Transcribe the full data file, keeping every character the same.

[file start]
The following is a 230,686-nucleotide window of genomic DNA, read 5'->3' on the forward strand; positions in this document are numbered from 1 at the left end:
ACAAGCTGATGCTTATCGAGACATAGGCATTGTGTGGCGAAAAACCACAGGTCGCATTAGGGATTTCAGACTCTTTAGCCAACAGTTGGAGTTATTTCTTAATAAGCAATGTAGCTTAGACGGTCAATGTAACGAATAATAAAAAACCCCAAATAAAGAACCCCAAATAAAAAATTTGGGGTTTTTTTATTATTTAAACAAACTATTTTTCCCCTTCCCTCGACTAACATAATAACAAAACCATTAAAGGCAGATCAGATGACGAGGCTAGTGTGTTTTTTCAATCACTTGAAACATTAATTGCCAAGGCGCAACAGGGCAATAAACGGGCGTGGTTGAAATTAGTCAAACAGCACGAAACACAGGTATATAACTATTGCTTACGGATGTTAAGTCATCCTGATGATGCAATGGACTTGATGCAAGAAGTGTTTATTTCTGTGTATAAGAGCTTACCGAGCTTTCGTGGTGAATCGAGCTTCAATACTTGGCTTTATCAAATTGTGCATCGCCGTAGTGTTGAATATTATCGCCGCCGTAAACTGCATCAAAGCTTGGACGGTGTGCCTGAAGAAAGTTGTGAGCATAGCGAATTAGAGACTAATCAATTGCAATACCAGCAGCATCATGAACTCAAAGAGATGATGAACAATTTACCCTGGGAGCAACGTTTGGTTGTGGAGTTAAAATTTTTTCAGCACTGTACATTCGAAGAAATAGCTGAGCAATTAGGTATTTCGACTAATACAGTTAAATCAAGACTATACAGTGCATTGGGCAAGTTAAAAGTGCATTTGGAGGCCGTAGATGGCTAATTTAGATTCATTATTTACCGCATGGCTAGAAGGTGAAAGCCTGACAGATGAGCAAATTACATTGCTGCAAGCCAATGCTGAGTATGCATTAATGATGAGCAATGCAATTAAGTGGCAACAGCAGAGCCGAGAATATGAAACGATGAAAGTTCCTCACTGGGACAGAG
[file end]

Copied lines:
The following is a 230,686-nucleotide window of genomic DNA, read 5'->3' on the forward strand; positions in this document are numbered from 1 at the left end:
ACAAGCTGATGCTTATCGAGACATAGGCATTGTGTGGCGAAAAACCACAGGTCGCATTAGGGATTTCAGACTCTTTAGCCAACAGTTGGAGTTATTTCTTAATAAGCAATGTAGCTTAGACGGTCAATGTAACGAATAATAAAAAACCCCAAATAAAGAACCCCAAATAAAAAATTTGGGGTTTTTTTATTATTTAAACAAACTATTTTTCCCCTTCCCTCGACTAACATAATAACAAAACCATTAAAGGCAGATCAGATGACGAGGCTAGTGTGTTTTTTCAATCACTTGAAACATTAATTGCCAAGGCGCAACAGGGCAATAAACGGGCGTGGTTGAAATTAGTCAAACAGCACGAAACACAGGTATATAACTATTGCTTACGGATGTTAAGTCATCCTGATGATGCAATGGACTTGATGCAAGAAGTGTTTATTTCTGTGTATAAGAGCTTACCGAGCTTTCGTGGTGAATCGAGCTTCAATACTTGGCTTTATCAAATTGTGCATCGCCGTAGTGTTGAATATTATCGCCGCCGTAAACTGCATCAAAGCTTGGACGGTGTGCCTGAAGAAAGTTGTGAGCATAGCGAATTAGAGACTAATCAATTGCAATACCAGCAGCATCATGAACTCAAAGAGATGATGAACAATTTACCCTGGGAGCAACGTTTGGTTGTGGAGTTAAAATTTTTTCAGCACTGTACATTCGAAGAAATAGCTGAGCAATTAGGTATTTCGACTAATACAGTTAAATCAAGACTATACAGTGCATTGGGCAAGTTAAAAGTGCATTTGGAGGCCGTAGATGGCTAATTTAGATTCATTATTTACCGCATGGCTAGAAGGTGAAAGCCTGACAGATGAGCAAATTACATTGCTGCAAGCCAATGCTGAGTATGCATTAATGATGAGCAATGCAATTAAGTGGCAACAGCAGAGCCGAGAATATGAAACGATGAAAGTTCCTCACTGGGACAGAG